• Rhysida, a rebranding of Vice Society: Continues to pose a threat, contributing to a 92% spike in K-12 attacks. This gang specializes in attacking education and 43% of its activity is against this sector. 

The ransomware business is highly lucrative due to low entry costs, high returns, and the availability of Ransomware as a Service models (RaaS).  RaaS has industrialized and streamlined gang operations, allowing less capable criminals to participate in cyber extortion with ready-made tools and support. These evil deeds cause immense harm to victims and society, emphasizing the need for education institutions to be vigilant, employ robust cybersecurity measures and the expert prevention detection and recovery methods and tools, that C1 experts can leverage in this environment.  

EdScoop reports that the education sector experiences higher recovery costs than any other sector. Stating that on average education institutions pay $2.73 million to remediate the impact of a ransomware attack which is 48 percent higher than the global average across all sectors.  

The true number of attacks, however, will never be known.  It can be assumed to be higher, since with many attacks, if recovery occurs quickly and students and staff are back online with accessible data, reporting is not performed.  

Real-World Examples  

Broward County Public Schools (Florida, USA) 

In March 2022, Broward County Public Schools experienced a major ransomware attack. The incident disrupted online learning, affecting over 270,000 students and 30,000 staff members. The attackers demanded a hefty ransom, and the district had to allocate significant resources to recover systems and secure data.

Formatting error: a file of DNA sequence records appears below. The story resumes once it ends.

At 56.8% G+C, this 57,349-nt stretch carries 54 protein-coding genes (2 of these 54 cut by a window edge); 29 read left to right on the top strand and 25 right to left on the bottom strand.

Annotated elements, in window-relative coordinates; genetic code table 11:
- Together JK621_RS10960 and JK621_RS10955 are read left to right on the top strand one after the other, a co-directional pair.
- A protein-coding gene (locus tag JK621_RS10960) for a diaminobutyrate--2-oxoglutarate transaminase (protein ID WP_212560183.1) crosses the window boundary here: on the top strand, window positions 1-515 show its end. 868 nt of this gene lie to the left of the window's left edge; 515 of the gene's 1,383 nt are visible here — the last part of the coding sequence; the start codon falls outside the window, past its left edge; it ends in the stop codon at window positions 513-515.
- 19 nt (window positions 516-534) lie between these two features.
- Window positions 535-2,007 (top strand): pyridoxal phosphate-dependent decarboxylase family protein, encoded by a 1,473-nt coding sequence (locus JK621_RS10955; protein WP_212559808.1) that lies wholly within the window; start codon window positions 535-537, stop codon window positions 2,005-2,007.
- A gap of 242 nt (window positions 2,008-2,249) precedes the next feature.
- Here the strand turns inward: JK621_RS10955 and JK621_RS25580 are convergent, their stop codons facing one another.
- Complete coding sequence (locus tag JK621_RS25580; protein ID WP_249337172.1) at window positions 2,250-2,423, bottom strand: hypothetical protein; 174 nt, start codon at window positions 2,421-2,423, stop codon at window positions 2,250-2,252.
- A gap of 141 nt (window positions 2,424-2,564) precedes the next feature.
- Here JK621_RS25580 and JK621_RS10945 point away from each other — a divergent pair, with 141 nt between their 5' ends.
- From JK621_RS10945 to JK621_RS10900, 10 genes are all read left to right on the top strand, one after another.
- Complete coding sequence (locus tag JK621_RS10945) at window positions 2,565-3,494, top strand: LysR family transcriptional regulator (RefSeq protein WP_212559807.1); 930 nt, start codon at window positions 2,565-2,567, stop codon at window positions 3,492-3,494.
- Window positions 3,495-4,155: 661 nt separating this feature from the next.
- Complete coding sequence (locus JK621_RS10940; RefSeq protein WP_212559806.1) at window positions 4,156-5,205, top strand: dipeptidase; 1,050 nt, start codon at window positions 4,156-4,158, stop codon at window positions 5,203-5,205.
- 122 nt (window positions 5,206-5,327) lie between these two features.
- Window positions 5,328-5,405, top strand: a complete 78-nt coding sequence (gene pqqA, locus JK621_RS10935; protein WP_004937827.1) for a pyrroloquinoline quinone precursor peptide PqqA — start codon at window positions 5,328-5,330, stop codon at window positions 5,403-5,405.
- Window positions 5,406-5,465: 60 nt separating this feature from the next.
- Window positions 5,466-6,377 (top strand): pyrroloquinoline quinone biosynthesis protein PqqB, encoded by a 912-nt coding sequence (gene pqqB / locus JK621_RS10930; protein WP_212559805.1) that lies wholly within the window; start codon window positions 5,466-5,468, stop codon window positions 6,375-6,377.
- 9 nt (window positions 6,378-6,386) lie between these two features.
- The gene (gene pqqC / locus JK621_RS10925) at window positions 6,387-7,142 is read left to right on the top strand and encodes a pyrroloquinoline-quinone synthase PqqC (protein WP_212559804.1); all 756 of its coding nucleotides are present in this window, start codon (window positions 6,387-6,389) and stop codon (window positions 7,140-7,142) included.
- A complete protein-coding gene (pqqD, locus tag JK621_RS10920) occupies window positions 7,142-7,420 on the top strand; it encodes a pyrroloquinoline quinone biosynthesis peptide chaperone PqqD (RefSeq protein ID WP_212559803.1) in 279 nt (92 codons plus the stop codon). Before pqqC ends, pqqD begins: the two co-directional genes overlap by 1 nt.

University of California, San Francisco (UCSF) 

In June 2023, UCSF’s School of Medicine fell victim to ransomware. Critical research data related to cancer studies was encrypted, hindering ongoing research. The university decided not to pay the ransom but faced substantial downtime and recovery costs.  

Minneapolis Public Schools (MPS) 

In 2023 hackers breached the MPS school system and circulated a cache of files containing data on students and teachers. Since MPS oversees around 30,000 students across 68 schools, this was a massive breach.  The hacker gang then posted documents on X, Facebook and other websites, a sign that in this instance, the ransom was not paid. The district later announced the ransom was $1,000,000M.   

De Montfort School, Cincinnati State, and the Los Angeles Unified School District were also among the victims, experiencing downtime and financial losses due to ransomware incidents.  

North Carolina and Florida have introduced laws to prevent state agencies and schools from paying a ransom. Arizona, Pennsylvania, New York, and Texas are considering similar laws.  This may deter hackers since there is no financial gain, but it does not deter bad actors who still want to display sensitive information on the dark web and cause psychological damage.    

Mitigation Strategies  

To combat ransomware in education, institutions must adopt a multi-pronged approach:  

  1. 1. Prevent Intrusions: Implement strong endpoint protection solutions that can prevent exploits and malware used to deliver ransomware; and regularly update software and promptly patch vulnerabilities in internet-facing systems. Remote monitoring and management tools can also be exploited to gain access to a network if weak or default access credentials are being used.  Phishing emails are often a root cause. With the rise of Generative AI (Artificial Intelligence), it has become easy for attackers to craft well-written phishing lures for students and staff.